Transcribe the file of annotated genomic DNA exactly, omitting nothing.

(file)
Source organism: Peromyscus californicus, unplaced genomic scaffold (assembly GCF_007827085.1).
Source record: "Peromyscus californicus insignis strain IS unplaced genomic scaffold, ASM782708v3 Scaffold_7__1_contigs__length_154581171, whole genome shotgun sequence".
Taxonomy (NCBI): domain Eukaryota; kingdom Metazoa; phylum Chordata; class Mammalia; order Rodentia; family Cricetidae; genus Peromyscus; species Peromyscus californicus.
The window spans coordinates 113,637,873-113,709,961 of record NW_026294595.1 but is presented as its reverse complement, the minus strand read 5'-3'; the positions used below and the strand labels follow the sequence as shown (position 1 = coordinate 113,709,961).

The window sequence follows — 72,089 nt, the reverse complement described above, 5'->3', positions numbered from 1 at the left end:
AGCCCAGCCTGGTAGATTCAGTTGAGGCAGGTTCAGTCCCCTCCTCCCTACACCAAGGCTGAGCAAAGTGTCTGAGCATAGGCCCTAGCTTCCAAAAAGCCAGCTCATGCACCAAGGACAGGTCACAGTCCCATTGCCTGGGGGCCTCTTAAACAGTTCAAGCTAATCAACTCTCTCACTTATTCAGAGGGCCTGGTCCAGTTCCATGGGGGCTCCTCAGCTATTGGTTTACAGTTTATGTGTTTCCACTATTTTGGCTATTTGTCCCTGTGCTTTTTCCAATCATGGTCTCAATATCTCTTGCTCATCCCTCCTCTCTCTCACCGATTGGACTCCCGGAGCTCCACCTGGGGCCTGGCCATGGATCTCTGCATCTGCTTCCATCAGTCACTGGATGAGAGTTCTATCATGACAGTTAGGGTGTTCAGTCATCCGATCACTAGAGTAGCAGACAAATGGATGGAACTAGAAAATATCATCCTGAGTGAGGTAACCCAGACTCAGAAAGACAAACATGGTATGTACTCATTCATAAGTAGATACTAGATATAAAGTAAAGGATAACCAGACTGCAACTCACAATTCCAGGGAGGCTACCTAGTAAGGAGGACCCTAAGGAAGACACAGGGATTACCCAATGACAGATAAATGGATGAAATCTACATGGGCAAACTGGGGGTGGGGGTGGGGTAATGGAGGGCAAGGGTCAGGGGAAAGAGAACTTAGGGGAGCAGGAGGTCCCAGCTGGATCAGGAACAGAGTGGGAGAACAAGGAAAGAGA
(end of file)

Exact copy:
Source organism: Peromyscus californicus, unplaced genomic scaffold (assembly GCF_007827085.1).
Source record: "Peromyscus californicus insignis strain IS unplaced genomic scaffold, ASM782708v3 Scaffold_7__1_contigs__length_154581171, whole genome shotgun sequence".
Taxonomy (NCBI): domain Eukaryota; kingdom Metazoa; phylum Chordata; class Mammalia; order Rodentia; family Cricetidae; genus Peromyscus; species Peromyscus californicus.
The window spans coordinates 113,637,873-113,709,961 of record NW_026294595.1 but is presented as its reverse complement, the minus strand read 5'-3'; the positions used below and the strand labels follow the sequence as shown (position 1 = coordinate 113,709,961).

The window sequence follows — 72,089 nt, the reverse complement described above, 5'->3', positions numbered from 1 at the left end:
AGCCCAGCCTGGTAGATTCAGTTGAGGCAGGTTCAGTCCCCTCCTCCCTACACCAAGGCTGAGCAAAGTGTCTGAGCATAGGCCCTAGCTTCCAAAAAGCCAGCTCATGCACCAAGGACAGGTCACAGTCCCATTGCCTGGGGGCCTCTTAAACAGTTCAAGCTAATCAACTCTCTCACTTATTCAGAGGGCCTGGTCCAGTTCCATGGGGGCTCCTCAGCTATTGGTTTACAGTTTATGTGTTTCCACTATTTTGGCTATTTGTCCCTGTGCTTTTTCCAATCATGGTCTCAATATCTCTTGCTCATCCCTCCTCTCTCTCACCGATTGGACTCCCGGAGCTCCACCTGGGGCCTGGCCATGGATCTCTGCATCTGCTTCCATCAGTCACTGGATGAGAGTTCTATCATGACAGTTAGGGTGTTCAGTCATCCGATCACTAGAGTAGCAGACAAATGGATGGAACTAGAAAATATCATCCTGAGTGAGGTAACCCAGACTCAGAAAGACAAACATGGTATGTACTCATTCATAAGTAGATACTAGATATAAAGTAAAGGATAACCAGACTGCAACTCACAATTCCAGGGAGGCTACCTAGTAAGGAGGACCCTAAGGAAGACACAGGGATTACCCAATGACAGATAAATGGATGAAATCTACATGGGCAAACTGGGGGTGGGGGTGGGGTAATGGAGGGCAAGGGTCAGGGGAAAGAGAACTTAGGGGAGCAGGAGGTCCCAGCTGGATCAGGAACAGAGTGGGAGAACAAGGAAAGAGA